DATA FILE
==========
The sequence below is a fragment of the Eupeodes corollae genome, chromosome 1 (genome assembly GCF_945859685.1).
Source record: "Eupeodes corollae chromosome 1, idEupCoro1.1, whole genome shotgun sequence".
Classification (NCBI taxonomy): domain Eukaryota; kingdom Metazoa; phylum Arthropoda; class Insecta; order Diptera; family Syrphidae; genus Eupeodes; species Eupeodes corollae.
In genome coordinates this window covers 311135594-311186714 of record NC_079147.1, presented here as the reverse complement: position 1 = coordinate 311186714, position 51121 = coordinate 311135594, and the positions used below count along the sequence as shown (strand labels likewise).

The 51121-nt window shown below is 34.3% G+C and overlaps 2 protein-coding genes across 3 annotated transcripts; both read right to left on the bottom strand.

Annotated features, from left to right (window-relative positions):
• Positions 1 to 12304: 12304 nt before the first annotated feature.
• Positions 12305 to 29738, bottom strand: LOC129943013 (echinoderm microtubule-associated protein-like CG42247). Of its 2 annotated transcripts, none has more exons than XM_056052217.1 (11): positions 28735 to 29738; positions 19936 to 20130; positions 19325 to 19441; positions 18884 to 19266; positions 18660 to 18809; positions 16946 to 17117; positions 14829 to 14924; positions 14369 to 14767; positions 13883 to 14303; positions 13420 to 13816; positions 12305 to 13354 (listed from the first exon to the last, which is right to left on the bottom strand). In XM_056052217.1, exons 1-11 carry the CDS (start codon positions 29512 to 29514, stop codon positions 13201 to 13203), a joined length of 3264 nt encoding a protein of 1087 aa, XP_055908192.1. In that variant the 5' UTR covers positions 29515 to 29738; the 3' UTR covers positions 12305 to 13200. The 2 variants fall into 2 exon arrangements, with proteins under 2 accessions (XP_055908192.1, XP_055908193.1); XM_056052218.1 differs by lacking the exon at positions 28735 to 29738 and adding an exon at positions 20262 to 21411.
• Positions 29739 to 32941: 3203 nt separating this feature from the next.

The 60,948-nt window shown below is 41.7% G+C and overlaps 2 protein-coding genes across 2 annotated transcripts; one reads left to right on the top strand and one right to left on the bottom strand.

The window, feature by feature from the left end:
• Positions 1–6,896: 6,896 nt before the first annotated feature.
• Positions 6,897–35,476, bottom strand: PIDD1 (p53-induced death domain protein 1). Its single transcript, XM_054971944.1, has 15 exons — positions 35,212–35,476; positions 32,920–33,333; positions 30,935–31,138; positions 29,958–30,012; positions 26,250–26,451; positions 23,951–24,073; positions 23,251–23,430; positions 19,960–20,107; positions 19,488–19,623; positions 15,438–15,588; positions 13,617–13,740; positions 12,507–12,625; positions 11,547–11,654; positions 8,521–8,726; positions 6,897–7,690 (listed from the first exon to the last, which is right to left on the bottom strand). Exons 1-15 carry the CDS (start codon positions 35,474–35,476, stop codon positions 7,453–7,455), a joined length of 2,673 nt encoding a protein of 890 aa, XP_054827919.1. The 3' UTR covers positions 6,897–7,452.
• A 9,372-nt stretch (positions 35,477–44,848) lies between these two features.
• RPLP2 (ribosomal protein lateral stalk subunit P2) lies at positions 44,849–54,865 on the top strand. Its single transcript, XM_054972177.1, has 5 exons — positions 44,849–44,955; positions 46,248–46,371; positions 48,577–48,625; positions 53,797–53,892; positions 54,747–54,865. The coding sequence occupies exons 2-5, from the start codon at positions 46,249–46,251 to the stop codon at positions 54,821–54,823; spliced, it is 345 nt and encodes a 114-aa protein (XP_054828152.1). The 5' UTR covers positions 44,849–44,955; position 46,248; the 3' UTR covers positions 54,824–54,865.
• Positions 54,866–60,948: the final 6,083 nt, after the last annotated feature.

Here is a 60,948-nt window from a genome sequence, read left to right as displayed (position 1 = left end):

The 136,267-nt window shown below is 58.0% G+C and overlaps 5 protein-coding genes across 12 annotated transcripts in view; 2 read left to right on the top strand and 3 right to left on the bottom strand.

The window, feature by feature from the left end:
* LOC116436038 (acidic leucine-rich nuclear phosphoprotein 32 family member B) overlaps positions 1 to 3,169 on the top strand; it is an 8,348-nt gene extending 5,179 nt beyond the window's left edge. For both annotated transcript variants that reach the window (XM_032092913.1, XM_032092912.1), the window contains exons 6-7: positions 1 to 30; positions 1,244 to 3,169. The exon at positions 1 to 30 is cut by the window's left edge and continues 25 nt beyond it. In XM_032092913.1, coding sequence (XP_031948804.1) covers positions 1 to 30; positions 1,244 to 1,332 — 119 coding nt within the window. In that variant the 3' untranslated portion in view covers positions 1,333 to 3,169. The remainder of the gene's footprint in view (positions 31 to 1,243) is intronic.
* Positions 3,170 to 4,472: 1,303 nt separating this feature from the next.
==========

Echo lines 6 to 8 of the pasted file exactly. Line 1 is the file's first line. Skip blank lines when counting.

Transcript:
Annotated features, from left to right (window-relative positions):
• Positions 1 to 12304: 12304 nt before the first annotated feature.
• Positions 12305 to 29738, bottom strand: LOC129943013 (echinoderm microtubule-associated protein-like CG42247). Of its 2 annotated transcripts, none has more exons than XM_056052217.1 (11): positions 28735 to 29738; positions 19936 to 20130; positions 19325 to 19441; positions 18884 to 19266; positions 18660 to 18809; positions 16946 to 17117; positions 14829 to 14924; positions 14369 to 14767; positions 13883 to 14303; positions 13420 to 13816; positions 12305 to 13354 (listed from the first exon to the last, which is right to left on the bottom strand). In XM_056052217.1, exons 1-11 carry the CDS (start codon positions 29512 to 29514, stop codon positions 13201 to 13203), a joined length of 3264 nt encoding a protein of 1087 aa, XP_055908192.1. In that variant the 5' UTR covers positions 29515 to 29738; the 3' UTR covers positions 12305 to 13200. The 2 variants fall into 2 exon arrangements, with proteins under 2 accessions (XP_055908192.1, XP_055908193.1); XM_056052218.1 differs by lacking the exon at positions 28735 to 29738 and adding an exon at positions 20262 to 21411.